Social Security and Women, Relationship Status: It’s Complicated
As the baby boomer generation approaches retirement, financial and tax planners can expect increased demand for strategies that enhance Social Security benefits. Social Security is tremendously confusing. It has 2,728 rules and each of these have sub-rules and exceptions. Because average wages for women are still less than that of their male counterparts, an income-based benefit like Social Security is less for women. We have highlighted how some of the more specific wording and rules may leave women with less than they should be entitled to.
It’s better to wait…
62 years old is the age at which both women and men are allowed to claim their Social Security benefits. However, it’s usually better to wait to start claiming benefits to receive the maximum amount. Full retirement age is between 65 and 67, depending on the birth year. Why? Because the Social Security Administration reduces benefits for people who claim before their full retirement age. Filing for Social Security immediately upon eligibility means a woman’s benefit could be reduced by 20-30 percent, depending on her year of birth.
…But that isn’t always an option
Women do not always have other options for income during retirement because they may have chosen to be a stay at home wife or mother instead of working full time. In a recent article for CNBC, Shawn Britt, director of the advanced consulting group for Nationwide Insurance, said women are five times more likely to live only on Social Security.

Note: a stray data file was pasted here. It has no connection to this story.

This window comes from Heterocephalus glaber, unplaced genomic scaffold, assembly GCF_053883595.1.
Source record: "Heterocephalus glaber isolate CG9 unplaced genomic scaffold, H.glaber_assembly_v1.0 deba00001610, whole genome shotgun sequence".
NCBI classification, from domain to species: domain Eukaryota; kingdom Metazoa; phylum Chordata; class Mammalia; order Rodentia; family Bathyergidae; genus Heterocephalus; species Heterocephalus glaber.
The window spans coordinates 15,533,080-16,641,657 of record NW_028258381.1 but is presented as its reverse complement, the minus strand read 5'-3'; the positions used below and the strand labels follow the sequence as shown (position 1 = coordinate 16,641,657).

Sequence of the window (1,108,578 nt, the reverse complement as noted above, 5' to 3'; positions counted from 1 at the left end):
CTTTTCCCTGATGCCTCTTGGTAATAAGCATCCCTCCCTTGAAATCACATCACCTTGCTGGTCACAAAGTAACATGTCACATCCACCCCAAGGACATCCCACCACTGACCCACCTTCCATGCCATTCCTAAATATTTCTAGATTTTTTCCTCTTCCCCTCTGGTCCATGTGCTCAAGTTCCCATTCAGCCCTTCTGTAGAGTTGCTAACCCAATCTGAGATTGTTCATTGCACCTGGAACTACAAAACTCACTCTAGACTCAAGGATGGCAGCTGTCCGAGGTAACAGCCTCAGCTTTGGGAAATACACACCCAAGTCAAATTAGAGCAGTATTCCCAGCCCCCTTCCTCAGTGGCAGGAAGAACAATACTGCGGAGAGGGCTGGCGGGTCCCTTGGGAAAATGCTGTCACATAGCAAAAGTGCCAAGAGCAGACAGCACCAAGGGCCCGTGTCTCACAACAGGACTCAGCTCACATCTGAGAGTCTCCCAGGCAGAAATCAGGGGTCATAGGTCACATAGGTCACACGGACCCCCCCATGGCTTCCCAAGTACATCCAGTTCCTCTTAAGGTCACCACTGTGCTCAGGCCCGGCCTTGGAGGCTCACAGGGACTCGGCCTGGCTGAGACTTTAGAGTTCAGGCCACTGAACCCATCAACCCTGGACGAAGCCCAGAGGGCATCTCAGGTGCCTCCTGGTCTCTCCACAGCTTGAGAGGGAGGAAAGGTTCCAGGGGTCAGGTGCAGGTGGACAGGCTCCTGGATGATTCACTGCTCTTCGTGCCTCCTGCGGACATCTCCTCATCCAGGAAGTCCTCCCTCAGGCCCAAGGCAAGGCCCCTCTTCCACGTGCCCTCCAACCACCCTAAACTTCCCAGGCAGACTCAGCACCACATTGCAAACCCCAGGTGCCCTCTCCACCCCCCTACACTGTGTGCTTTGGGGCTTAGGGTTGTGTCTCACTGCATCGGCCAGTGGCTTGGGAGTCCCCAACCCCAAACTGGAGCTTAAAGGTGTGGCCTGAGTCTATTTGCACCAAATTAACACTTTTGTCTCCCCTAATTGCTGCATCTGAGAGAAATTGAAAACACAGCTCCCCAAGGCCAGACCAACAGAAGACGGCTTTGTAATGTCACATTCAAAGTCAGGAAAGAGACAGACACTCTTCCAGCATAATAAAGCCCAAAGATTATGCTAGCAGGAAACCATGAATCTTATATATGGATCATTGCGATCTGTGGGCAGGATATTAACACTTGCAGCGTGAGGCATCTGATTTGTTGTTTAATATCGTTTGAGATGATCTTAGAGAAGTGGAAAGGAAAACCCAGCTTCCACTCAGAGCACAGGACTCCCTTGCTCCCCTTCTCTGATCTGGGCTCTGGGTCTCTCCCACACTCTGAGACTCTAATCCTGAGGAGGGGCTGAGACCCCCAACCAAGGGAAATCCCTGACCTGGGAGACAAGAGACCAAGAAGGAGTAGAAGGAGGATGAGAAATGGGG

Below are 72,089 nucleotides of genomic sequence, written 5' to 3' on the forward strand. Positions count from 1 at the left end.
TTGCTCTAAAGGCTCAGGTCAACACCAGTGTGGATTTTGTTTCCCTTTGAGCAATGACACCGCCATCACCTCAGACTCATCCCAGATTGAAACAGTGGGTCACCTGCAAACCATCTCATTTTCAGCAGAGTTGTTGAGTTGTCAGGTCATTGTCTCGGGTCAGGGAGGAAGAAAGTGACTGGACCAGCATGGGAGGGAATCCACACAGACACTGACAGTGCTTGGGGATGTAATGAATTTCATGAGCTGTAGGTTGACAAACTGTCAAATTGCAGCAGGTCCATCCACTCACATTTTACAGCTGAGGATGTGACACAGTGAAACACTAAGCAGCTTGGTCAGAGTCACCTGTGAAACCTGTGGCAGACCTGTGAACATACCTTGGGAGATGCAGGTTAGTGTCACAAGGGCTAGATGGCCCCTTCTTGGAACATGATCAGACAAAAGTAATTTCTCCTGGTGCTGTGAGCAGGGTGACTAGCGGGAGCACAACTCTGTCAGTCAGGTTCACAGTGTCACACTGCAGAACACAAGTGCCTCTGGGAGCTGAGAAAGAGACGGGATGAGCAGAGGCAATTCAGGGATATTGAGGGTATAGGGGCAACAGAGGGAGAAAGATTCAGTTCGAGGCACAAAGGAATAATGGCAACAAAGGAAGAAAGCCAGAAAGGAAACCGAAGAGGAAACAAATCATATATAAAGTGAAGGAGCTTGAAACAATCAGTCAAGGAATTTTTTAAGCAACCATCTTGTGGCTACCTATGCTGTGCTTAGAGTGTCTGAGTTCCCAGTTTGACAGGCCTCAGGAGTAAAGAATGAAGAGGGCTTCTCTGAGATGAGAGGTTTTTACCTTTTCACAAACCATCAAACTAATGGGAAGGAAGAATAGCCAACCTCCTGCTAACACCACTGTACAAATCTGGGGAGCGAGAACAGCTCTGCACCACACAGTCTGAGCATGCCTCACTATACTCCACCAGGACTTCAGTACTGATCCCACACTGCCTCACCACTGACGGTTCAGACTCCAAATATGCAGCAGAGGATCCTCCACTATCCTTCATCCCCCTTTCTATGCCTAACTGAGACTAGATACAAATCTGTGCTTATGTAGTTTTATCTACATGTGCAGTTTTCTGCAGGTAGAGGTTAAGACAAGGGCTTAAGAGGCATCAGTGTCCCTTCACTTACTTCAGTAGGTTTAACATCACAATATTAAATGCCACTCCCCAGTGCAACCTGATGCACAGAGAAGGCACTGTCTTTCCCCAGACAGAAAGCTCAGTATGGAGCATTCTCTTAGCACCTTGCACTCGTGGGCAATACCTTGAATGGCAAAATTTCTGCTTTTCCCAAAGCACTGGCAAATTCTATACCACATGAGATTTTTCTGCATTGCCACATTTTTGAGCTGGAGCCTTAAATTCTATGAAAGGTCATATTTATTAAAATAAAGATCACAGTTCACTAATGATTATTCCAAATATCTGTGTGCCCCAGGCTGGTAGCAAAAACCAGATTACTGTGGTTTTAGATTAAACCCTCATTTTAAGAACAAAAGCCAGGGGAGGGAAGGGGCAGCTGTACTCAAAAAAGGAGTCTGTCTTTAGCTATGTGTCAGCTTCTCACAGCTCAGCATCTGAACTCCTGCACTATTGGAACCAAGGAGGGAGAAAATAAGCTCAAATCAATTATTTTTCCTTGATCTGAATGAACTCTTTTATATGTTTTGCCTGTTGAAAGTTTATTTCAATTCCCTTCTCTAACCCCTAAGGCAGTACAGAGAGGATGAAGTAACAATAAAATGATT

For married clients, you should do everything to maximize the higher wage earner's benefits. Assuming the husband is the higher earner, delaying his payments until age 70 can often help the wife down the road. Because women are statistically more likely to live longer than men, that maximum benefit will help make sure the wife is provided for through the remainder of her life.
For unmarried female clients, still advise them to wait. According to CNBC, women whose full retirement age is 66 would receive a benefit reduced by as much as 30 percent if she retired at 62, but if she waited until age 70, it could increased by as much as 32 percent.
To be a resource for your client’s as they reach retirement, consider registering for Surgent’s webinar, “Maximizing Your Social Security Benefit (SSR4).” This webinar provides tax and financial planning professionals with both the background information on the Social Security system and the strategies clients will need in dealing with it. Sign up today!